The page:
Quality control inspectors, or quality controllers as they are also known, are employed by various manufacturers and are responsible for checking items, such as motor vehicles, at various stages of production to ensure that quality standards are being maintained.
Their work can be divided into two different fields:
Receiving quality controller: Motor manufacturers, for example, do not produce all the components installed in a motor vehicle; some are bought from other manufacturers. This person checks the quality of parts which have been bought in from other manufacturers and verifies receipt thereof by checking them against documentation. Examples of these are tyres, window panels, carpets and so forth. Articles, which are delivered by other manufacturers, must conform to prescribed standards and must be in perfect working condition. Items which may be damaged during transport, must usually be checked for scratch marks, cracks and dents. Some articles, such as alternators, for example, require thorough testing. This testing takes place through the utilisation of the necessary electronic or other equipment. It is an impossible task to subject all of the items to this type of testing and it can therefore be decided, for example, that a sample of fifty or a hundred of the articles of a consignment, be thoroughly tested.
Apart from the fact that the quality must be checked, the inspector must also ensure that the items which are indicated on the consignment note, are all delivered. If the receipt of articles, which in reality have not been sent, is acknowledged, the firm may later be debited for them, that is, the firm will have to pay for articles which were actually never received.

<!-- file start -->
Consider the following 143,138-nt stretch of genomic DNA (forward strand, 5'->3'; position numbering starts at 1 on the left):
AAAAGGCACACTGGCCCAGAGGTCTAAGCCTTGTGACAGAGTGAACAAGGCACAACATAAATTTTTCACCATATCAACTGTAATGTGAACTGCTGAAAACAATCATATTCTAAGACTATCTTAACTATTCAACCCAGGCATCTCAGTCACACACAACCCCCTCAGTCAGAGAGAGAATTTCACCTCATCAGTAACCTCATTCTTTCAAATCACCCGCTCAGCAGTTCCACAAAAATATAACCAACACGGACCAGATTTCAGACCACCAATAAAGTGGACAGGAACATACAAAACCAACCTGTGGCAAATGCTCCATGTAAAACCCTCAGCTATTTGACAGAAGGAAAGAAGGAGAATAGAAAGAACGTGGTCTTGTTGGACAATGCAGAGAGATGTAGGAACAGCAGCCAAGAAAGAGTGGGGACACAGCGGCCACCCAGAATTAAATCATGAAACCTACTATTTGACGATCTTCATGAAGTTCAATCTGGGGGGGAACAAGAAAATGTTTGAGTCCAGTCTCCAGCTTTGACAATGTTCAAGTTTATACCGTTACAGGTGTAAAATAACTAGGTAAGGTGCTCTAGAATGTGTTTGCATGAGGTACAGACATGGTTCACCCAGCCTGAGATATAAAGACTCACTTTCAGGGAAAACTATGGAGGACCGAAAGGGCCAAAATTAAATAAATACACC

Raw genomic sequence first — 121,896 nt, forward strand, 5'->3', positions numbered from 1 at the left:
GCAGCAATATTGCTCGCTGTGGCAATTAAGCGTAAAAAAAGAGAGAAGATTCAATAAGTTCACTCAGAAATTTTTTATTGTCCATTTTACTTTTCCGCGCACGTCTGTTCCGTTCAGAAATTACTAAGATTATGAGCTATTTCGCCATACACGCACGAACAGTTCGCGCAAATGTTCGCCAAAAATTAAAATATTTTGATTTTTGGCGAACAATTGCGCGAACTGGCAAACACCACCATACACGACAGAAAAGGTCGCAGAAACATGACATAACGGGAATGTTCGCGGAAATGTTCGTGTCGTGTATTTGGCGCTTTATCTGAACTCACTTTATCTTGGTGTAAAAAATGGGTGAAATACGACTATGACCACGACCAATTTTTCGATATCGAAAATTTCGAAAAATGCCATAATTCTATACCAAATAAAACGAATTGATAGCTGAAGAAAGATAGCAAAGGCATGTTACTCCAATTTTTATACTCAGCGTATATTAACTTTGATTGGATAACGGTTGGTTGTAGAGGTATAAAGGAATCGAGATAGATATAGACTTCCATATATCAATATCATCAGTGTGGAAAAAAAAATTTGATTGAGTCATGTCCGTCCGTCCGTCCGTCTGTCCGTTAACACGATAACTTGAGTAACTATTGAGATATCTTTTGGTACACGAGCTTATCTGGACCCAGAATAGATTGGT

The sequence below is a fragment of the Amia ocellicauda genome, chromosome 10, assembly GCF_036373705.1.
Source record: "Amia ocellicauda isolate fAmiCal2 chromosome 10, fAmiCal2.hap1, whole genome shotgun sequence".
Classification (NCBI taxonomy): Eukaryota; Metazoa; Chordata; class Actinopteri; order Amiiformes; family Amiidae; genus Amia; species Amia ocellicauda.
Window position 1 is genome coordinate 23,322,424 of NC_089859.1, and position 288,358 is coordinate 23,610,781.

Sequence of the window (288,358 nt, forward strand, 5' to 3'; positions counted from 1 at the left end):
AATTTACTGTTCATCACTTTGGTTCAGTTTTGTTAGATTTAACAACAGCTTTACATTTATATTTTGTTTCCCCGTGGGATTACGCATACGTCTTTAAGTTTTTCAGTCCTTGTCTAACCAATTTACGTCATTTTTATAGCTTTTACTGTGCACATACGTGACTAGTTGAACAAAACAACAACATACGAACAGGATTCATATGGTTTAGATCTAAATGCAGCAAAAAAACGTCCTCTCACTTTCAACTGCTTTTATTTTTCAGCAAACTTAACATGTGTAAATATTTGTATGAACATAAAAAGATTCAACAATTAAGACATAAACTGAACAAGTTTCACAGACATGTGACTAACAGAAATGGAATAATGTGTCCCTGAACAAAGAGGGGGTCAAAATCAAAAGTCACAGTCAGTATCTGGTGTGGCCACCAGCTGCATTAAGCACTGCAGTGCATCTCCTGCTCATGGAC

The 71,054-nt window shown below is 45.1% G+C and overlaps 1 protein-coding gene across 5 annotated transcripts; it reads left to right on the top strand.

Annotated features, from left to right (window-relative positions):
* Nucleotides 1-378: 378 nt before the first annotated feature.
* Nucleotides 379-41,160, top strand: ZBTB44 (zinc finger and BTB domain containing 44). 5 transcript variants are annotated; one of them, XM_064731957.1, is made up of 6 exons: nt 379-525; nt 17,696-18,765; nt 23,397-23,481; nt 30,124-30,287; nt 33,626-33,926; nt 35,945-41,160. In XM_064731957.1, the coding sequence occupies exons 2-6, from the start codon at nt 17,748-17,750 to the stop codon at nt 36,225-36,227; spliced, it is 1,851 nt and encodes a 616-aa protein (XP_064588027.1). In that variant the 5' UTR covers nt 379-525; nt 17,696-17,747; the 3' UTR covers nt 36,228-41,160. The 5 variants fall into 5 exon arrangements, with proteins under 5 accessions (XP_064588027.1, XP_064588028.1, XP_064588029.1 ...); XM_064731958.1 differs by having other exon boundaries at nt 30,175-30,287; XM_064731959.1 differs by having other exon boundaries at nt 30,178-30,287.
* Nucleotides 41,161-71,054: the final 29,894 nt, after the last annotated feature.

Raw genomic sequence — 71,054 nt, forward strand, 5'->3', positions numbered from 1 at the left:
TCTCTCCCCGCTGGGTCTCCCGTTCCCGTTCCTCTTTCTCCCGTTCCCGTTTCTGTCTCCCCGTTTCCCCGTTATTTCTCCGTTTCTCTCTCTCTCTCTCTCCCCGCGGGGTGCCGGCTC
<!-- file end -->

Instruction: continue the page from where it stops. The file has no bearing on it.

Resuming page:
Production quality controller: These inspectors work inside the factories and will be found at different points in the manufacturing process. They check the quality of each item on the factory production line against a checklist, ensuring that items not up to standard do not proceed to the next phase of production or assembly.
They must ensure that none of the components are overlooked, no matter how slight the mistake may be. If something appears faulty in any way, the fault must be corrected before the following phase in the manufacturing process may take place. These inspectors are provided with lists of the items to examine. They mark off each item inspected. Each manufactured item is subjected to very strict examination during this last stage. The digital dynamometer, for example, measures the speed and amount of power which the engine delivers, and the necessary adjustments are made.
If inspectors find faults in any of the manufacturing phases, then those faults have to be corrected or the missing components have to be provided. Some faults, such as dents in the bodywork of a motor vehicle, are mechanically repaired.
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